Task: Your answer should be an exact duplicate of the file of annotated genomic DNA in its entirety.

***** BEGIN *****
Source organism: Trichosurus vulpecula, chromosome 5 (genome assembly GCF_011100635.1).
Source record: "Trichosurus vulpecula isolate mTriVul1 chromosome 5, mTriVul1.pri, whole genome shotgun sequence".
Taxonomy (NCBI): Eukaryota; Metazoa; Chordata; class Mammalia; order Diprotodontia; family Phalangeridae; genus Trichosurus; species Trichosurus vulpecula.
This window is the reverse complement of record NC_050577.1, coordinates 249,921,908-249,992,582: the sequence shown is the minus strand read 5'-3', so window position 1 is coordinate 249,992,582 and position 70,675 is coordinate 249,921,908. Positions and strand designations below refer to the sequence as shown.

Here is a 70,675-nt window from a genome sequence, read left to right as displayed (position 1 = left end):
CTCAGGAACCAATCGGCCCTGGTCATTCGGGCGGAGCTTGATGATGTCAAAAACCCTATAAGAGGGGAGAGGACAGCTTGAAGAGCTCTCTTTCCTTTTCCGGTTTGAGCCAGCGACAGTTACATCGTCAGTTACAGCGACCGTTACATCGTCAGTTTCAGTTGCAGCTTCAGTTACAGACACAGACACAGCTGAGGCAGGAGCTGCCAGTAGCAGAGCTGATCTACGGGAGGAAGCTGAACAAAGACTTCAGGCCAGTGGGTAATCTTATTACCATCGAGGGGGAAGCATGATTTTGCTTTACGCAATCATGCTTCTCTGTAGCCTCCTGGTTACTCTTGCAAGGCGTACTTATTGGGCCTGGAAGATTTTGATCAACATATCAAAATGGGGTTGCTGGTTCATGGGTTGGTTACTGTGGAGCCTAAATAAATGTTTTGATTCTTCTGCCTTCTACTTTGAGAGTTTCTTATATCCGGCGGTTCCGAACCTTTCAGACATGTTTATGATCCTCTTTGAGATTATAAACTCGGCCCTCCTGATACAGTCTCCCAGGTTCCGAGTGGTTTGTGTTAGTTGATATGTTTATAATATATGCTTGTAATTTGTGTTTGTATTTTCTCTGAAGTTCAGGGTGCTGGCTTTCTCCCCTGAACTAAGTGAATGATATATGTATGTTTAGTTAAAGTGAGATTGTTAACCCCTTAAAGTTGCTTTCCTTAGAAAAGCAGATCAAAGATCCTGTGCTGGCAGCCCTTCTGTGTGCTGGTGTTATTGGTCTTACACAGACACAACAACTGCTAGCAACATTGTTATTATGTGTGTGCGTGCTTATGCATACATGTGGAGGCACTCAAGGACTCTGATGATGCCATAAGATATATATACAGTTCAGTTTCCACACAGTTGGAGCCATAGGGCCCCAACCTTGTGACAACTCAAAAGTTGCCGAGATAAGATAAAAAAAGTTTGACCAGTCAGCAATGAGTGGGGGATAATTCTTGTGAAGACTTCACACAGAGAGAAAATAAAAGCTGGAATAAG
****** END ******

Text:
Source organism: Trichosurus vulpecula, chromosome 5 (genome assembly GCF_011100635.1).
Source record: "Trichosurus vulpecula isolate mTriVul1 chromosome 5, mTriVul1.pri, whole genome shotgun sequence".
Taxonomy (NCBI): Eukaryota; Metazoa; Chordata; class Mammalia; order Diprotodontia; family Phalangeridae; genus Trichosurus; species Trichosurus vulpecula.
This window is the reverse complement of record NC_050577.1, coordinates 249,921,908-249,992,582: the sequence shown is the minus strand read 5'-3', so window position 1 is coordinate 249,992,582 and position 70,675 is coordinate 249,921,908. Positions and strand designations below refer to the sequence as shown.

Here is a 70,675-nt window from a genome sequence, read left to right as displayed (position 1 = left end):
CTCAGGAACCAATCGGCCCTGGTCATTCGGGCGGAGCTTGATGATGTCAAAAACCCTATAAGAGGGGAGAGGACAGCTTGAAGAGCTCTCTTTCCTTTTCCGGTTTGAGCCAGCGACAGTTACATCGTCAGTTACAGCGACCGTTACATCGTCAGTTTCAGTTGCAGCTTCAGTTACAGACACAGACACAGCTGAGGCAGGAGCTGCCAGTAGCAGAGCTGATCTACGGGAGGAAGCTGAACAAAGACTTCAGGCCAGTGGGTAATCTTATTACCATCGAGGGGGAAGCATGATTTTGCTTTACGCAATCATGCTTCTCTGTAGCCTCCTGGTTACTCTTGCAAGGCGTACTTATTGGGCCTGGAAGATTTTGATCAACATATCAAAATGGGGTTGCTGGTTCATGGGTTGGTTACTGTGGAGCCTAAATAAATGTTTTGATTCTTCTGCCTTCTACTTTGAGAGTTTCTTATATCCGGCGGTTCCGAACCTTTCAGACATGTTTATGATCCTCTTTGAGATTATAAACTCGGCCCTCCTGATACAGTCTCCCAGGTTCCGAGTGGTTTGTGTTAGTTGATATGTTTATAATATATGCTTGTAATTTGTGTTTGTATTTTCTCTGAAGTTCAGGGTGCTGGCTTTCTCCCCTGAACTAAGTGAATGATATATGTATGTTTAGTTAAAGTGAGATTGTTAACCCCTTAAAGTTGCTTTCCTTAGAAAAGCAGATCAAAGATCCTGTGCTGGCAGCCCTTCTGTGTGCTGGTGTTATTGGTCTTACACAGACACAACAACTGCTAGCAACATTGTTATTATGTGTGTGCGTGCTTATGCATACATGTGGAGGCACTCAAGGACTCTGATGATGCCATAAGATATATATACAGTTCAGTTTCCACACAGTTGGAGCCATAGGGCCCCAACCTTGTGACAACTCAAAAGTTGCCGAGATAAGATAAAAAAAGTTTGACCAGTCAGCAATGAGTGGGGGATAATTCTTGTGAAGACTTCACACAGAGAGAAAATAAAAGCTGGAATAAG